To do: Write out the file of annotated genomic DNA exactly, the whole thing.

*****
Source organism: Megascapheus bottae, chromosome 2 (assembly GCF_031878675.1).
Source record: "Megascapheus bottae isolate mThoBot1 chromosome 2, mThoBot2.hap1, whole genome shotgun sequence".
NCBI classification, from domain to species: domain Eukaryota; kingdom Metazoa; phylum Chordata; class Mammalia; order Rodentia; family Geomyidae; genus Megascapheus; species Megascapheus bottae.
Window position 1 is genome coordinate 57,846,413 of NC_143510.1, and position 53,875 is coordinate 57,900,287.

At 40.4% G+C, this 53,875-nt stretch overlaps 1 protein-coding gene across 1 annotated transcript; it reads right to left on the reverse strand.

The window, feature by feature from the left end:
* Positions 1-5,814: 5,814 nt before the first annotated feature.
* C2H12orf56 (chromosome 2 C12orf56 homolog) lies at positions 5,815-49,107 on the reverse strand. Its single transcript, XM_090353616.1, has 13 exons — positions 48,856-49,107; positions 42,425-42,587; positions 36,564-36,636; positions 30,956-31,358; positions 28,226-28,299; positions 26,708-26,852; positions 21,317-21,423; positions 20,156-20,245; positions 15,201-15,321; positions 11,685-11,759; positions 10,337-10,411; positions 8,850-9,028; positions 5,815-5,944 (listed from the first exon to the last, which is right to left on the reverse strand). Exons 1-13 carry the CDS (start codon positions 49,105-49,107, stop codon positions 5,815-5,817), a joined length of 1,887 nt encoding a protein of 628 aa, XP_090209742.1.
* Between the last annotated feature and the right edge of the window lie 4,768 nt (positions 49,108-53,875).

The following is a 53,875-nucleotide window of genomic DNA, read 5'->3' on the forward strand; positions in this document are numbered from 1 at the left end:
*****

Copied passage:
Source organism: Megascapheus bottae, chromosome 2 (assembly GCF_031878675.1).
Source record: "Megascapheus bottae isolate mThoBot1 chromosome 2, mThoBot2.hap1, whole genome shotgun sequence".
NCBI classification, from domain to species: domain Eukaryota; kingdom Metazoa; phylum Chordata; class Mammalia; order Rodentia; family Geomyidae; genus Megascapheus; species Megascapheus bottae.
Window position 1 is genome coordinate 57,846,413 of NC_143510.1, and position 53,875 is coordinate 57,900,287.

At 40.4% G+C, this 53,875-nt stretch overlaps 1 protein-coding gene across 1 annotated transcript; it reads right to left on the reverse strand.

The window, feature by feature from the left end:
* Positions 1-5,814: 5,814 nt before the first annotated feature.
* C2H12orf56 (chromosome 2 C12orf56 homolog) lies at positions 5,815-49,107 on the reverse strand. Its single transcript, XM_090353616.1, has 13 exons — positions 48,856-49,107; positions 42,425-42,587; positions 36,564-36,636; positions 30,956-31,358; positions 28,226-28,299; positions 26,708-26,852; positions 21,317-21,423; positions 20,156-20,245; positions 15,201-15,321; positions 11,685-11,759; positions 10,337-10,411; positions 8,850-9,028; positions 5,815-5,944 (listed from the first exon to the last, which is right to left on the reverse strand). Exons 1-13 carry the CDS (start codon positions 49,105-49,107, stop codon positions 5,815-5,817), a joined length of 1,887 nt encoding a protein of 628 aa, XP_090209742.1.
* Between the last annotated feature and the right edge of the window lie 4,768 nt (positions 49,108-53,875).

The following is a 53,875-nucleotide window of genomic DNA, read 5'->3' on the forward strand; positions in this document are numbered from 1 at the left end: